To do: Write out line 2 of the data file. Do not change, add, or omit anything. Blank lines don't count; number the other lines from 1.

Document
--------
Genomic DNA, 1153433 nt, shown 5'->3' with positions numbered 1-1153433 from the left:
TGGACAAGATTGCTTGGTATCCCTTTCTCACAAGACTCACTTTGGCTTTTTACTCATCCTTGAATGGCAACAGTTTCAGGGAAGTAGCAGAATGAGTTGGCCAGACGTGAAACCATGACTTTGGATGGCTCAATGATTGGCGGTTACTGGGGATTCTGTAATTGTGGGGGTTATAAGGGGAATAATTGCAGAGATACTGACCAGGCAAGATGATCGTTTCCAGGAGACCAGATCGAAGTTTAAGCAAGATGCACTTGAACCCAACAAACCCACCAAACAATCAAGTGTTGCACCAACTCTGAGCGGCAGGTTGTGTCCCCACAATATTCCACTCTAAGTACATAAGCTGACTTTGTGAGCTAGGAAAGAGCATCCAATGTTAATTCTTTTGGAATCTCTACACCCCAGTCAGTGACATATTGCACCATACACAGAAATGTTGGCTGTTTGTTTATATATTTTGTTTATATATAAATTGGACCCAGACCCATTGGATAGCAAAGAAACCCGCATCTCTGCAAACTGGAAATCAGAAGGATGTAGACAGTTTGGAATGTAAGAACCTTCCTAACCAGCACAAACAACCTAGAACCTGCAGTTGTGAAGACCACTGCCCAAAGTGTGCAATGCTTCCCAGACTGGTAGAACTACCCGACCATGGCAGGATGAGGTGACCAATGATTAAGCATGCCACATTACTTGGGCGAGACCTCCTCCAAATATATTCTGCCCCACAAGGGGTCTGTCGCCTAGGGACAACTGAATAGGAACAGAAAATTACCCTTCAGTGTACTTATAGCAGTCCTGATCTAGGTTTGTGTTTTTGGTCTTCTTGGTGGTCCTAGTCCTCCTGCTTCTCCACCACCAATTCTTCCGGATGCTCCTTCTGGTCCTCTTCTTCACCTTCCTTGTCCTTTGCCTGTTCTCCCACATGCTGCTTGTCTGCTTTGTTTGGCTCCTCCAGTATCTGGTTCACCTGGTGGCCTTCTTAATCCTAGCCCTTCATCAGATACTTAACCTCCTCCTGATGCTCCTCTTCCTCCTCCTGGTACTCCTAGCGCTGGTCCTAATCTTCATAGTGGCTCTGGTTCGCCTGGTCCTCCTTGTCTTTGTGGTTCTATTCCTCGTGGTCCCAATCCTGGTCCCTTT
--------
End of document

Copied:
TGGACAAGATTGCTTGGTATCCCTTTCTCACAAGACTCACTTTGGCTTTTTACTCATCCTTGAATGGCAACAGTTTCAGGGAAGTAGCAGAATGAGTTGGCCAGACGTGAAACCATGACTTTGGATGGCTCAATGATTGGCGGTTACTGGGGATTCTGTAATTGTGGGGGTTATAAGGGGAATAATTGCAGAGATACTGACCAGGCAAGATGATCGTTTCCAGGAGACCAGATCGAAGTTTAAGCAAGATGCACTTGAACCCAACAAACCCACCAAACAATCAAGTGTTGCACCAACTCTGAGCGGCAGGTTGTGTCCCCACAATATTCCACTCTAAGTACATAAGCTGACTTTGTGAGCTAGGAAAGAGCATCCAATGTTAATTCTTTTGGAATCTCTACACCCCAGTCAGTGACATATTGCACCATACACAGAAATGTTGGCTGTTTGTTTATATATTTTGTTTATATATAAATTGGACCCAGACCCATTGGATAGCAAAGAAACCCGCATCTCTGCAAACTGGAAATCAGAAGGATGTAGACAGTTTGGAATGTAAGAACCTTCCTAACCAGCACAAACAACCTAGAACCTGCAGTTGTGAAGACCACTGCCCAAAGTGTGCAATGCTTCCCAGACTGGTAGAACTACCCGACCATGGCAGGATGAGGTGACCAATGATTAAGCATGCCACATTACTTGGGCGAGACCTCCTCCAAATATATTCTGCCCCACAAGGGGTCTGTCGCCTAGGGACAACTGAATAGGAACAGAAAATTACCCTTCAGTGTACTTATAGCAGTCCTGATCTAGGTTTGTGTTTTTGGTCTTCTTGGTGGTCCTAGTCCTCCTGCTTCTCCACCACCAATTCTTCCGGATGCTCCTTCTGGTCCTCTTCTTCACCTTCCTTGTCCTTTGCCTGTTCTCCCACATGCTGCTTGTCTGCTTTGTTTGGCTCCTCCAGTATCTGGTTCACCTGGTGGCCTTCTTAATCCTAGCCCTTCATCAGATACTTAACCTCCTCCTGATGCTCCTCTTCCTCCTCCTGGTACTCCTAGCGCTGGTCCTAATCTTCATAGTGGCTCTGGTTCGCCTGGTCCTCCTTGTCTTTGTGGTTCTATTCCTCGTGGTCCCAATCCTGGTCCCTTT